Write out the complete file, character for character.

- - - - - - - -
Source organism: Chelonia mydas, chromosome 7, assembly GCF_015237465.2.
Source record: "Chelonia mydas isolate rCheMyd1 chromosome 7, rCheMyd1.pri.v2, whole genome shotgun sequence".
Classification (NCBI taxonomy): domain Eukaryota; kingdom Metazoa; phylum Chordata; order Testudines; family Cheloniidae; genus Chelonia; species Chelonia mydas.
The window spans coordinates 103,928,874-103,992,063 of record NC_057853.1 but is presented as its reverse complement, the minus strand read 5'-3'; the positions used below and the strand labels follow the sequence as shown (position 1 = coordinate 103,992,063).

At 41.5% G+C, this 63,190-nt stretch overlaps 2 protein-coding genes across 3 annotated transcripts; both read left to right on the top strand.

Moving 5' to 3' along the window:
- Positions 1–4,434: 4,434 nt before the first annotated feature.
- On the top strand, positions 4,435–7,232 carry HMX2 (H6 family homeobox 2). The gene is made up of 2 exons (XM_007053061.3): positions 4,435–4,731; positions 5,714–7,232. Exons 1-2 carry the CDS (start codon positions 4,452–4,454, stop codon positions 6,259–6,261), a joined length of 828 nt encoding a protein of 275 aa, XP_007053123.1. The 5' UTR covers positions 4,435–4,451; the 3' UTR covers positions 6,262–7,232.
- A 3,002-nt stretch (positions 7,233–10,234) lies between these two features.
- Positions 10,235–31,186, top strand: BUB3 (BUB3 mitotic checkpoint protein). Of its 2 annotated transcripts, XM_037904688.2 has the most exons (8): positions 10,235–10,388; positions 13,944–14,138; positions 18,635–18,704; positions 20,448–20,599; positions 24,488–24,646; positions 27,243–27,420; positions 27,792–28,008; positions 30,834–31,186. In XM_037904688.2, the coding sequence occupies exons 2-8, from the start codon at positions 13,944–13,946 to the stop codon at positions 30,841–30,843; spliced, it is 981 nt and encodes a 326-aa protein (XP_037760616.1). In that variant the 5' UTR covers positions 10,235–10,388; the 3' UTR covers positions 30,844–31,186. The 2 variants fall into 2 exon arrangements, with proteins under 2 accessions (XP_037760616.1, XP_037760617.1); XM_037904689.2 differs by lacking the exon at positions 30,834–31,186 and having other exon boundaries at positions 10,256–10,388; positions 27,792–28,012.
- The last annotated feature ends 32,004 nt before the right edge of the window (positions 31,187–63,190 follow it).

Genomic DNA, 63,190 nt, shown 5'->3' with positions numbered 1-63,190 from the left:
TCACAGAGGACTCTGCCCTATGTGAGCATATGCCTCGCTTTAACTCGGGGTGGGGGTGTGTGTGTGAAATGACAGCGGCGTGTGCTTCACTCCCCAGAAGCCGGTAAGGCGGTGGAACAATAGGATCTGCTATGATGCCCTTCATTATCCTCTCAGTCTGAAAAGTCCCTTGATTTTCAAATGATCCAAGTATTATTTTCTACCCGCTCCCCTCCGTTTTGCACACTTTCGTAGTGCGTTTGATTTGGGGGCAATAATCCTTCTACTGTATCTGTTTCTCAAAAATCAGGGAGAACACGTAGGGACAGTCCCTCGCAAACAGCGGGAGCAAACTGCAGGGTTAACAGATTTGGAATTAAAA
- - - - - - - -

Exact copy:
Source organism: Chelonia mydas, chromosome 7, assembly GCF_015237465.2.
Source record: "Chelonia mydas isolate rCheMyd1 chromosome 7, rCheMyd1.pri.v2, whole genome shotgun sequence".
Classification (NCBI taxonomy): domain Eukaryota; kingdom Metazoa; phylum Chordata; order Testudines; family Cheloniidae; genus Chelonia; species Chelonia mydas.
The window spans coordinates 103,928,874-103,992,063 of record NC_057853.1 but is presented as its reverse complement, the minus strand read 5'-3'; the positions used below and the strand labels follow the sequence as shown (position 1 = coordinate 103,992,063).

At 41.5% G+C, this 63,190-nt stretch overlaps 2 protein-coding genes across 3 annotated transcripts; both read left to right on the top strand.

Moving 5' to 3' along the window:
- Positions 1–4,434: 4,434 nt before the first annotated feature.
- On the top strand, positions 4,435–7,232 carry HMX2 (H6 family homeobox 2). The gene is made up of 2 exons (XM_007053061.3): positions 4,435–4,731; positions 5,714–7,232. Exons 1-2 carry the CDS (start codon positions 4,452–4,454, stop codon positions 6,259–6,261), a joined length of 828 nt encoding a protein of 275 aa, XP_007053123.1. The 5' UTR covers positions 4,435–4,451; the 3' UTR covers positions 6,262–7,232.
- A 3,002-nt stretch (positions 7,233–10,234) lies between these two features.
- Positions 10,235–31,186, top strand: BUB3 (BUB3 mitotic checkpoint protein). Of its 2 annotated transcripts, XM_037904688.2 has the most exons (8): positions 10,235–10,388; positions 13,944–14,138; positions 18,635–18,704; positions 20,448–20,599; positions 24,488–24,646; positions 27,243–27,420; positions 27,792–28,008; positions 30,834–31,186. In XM_037904688.2, the coding sequence occupies exons 2-8, from the start codon at positions 13,944–13,946 to the stop codon at positions 30,841–30,843; spliced, it is 981 nt and encodes a 326-aa protein (XP_037760616.1). In that variant the 5' UTR covers positions 10,235–10,388; the 3' UTR covers positions 30,844–31,186. The 2 variants fall into 2 exon arrangements, with proteins under 2 accessions (XP_037760616.1, XP_037760617.1); XM_037904689.2 differs by lacking the exon at positions 30,834–31,186 and having other exon boundaries at positions 10,256–10,388; positions 27,792–28,012.
- The last annotated feature ends 32,004 nt before the right edge of the window (positions 31,187–63,190 follow it).

Genomic DNA, 63,190 nt, shown 5'->3' with positions numbered 1-63,190 from the left:
TCACAGAGGACTCTGCCCTATGTGAGCATATGCCTCGCTTTAACTCGGGGTGGGGGTGTGTGTGTGAAATGACAGCGGCGTGTGCTTCACTCCCCAGAAGCCGGTAAGGCGGTGGAACAATAGGATCTGCTATGATGCCCTTCATTATCCTCTCAGTCTGAAAAGTCCCTTGATTTTCAAATGATCCAAGTATTATTTTCTACCCGCTCCCCTCCGTTTTGCACACTTTCGTAGTGCGTTTGATTTGGGGGCAATAATCCTTCTACTGTATCTGTTTCTCAAAAATCAGGGAGAACACGTAGGGACAGTCCCTCGCAAACAGCGGGAGCAAACTGCAGGGTTAACAGATTTGGAATTAAAA